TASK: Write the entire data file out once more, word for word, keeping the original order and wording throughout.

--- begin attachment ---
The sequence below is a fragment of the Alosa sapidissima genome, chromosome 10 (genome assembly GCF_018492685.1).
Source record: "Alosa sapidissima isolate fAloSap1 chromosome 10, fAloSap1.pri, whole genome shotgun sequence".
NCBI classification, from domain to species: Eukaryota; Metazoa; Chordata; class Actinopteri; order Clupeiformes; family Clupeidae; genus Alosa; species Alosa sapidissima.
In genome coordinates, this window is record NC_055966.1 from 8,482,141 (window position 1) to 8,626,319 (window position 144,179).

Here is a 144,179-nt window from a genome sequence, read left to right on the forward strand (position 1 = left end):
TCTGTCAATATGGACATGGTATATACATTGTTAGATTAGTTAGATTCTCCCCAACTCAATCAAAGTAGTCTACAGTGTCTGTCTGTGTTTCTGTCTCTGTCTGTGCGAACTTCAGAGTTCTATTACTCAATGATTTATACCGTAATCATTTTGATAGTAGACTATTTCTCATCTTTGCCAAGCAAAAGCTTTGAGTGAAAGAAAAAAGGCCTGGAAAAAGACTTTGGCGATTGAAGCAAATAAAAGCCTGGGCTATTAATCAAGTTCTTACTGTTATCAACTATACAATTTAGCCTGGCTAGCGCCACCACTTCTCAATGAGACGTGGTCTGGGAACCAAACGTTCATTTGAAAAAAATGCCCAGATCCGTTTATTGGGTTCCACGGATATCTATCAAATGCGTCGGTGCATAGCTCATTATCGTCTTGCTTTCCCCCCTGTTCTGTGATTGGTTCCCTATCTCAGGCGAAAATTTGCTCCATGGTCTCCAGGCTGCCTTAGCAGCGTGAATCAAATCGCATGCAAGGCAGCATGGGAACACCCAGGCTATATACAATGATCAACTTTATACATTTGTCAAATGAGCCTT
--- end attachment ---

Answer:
The sequence below is a fragment of the Alosa sapidissima genome, chromosome 10 (genome assembly GCF_018492685.1).
Source record: "Alosa sapidissima isolate fAloSap1 chromosome 10, fAloSap1.pri, whole genome shotgun sequence".
NCBI classification, from domain to species: Eukaryota; Metazoa; Chordata; class Actinopteri; order Clupeiformes; family Clupeidae; genus Alosa; species Alosa sapidissima.
In genome coordinates, this window is record NC_055966.1 from 8,482,141 (window position 1) to 8,626,319 (window position 144,179).

Here is a 144,179-nt window from a genome sequence, read left to right on the forward strand (position 1 = left end):
TCTGTCAATATGGACATGGTATATACATTGTTAGATTAGTTAGATTCTCCCCAACTCAATCAAAGTAGTCTACAGTGTCTGTCTGTGTTTCTGTCTCTGTCTGTGCGAACTTCAGAGTTCTATTACTCAATGATTTATACCGTAATCATTTTGATAGTAGACTATTTCTCATCTTTGCCAAGCAAAAGCTTTGAGTGAAAGAAAAAAGGCCTGGAAAAAGACTTTGGCGATTGAAGCAAATAAAAGCCTGGGCTATTAATCAAGTTCTTACTGTTATCAACTATACAATTTAGCCTGGCTAGCGCCACCACTTCTCAATGAGACGTGGTCTGGGAACCAAACGTTCATTTGAAAAAAATGCCCAGATCCGTTTATTGGGTTCCACGGATATCTATCAAATGCGTCGGTGCATAGCTCATTATCGTCTTGCTTTCCCCCCTGTTCTGTGATTGGTTCCCTATCTCAGGCGAAAATTTGCTCCATGGTCTCCAGGCTGCCTTAGCAGCGTGAATCAAATCGCATGCAAGGCAGCATGGGAACACCCAGGCTATATACAATGATCAACTTTATACATTTGTCAAATGAGCCTT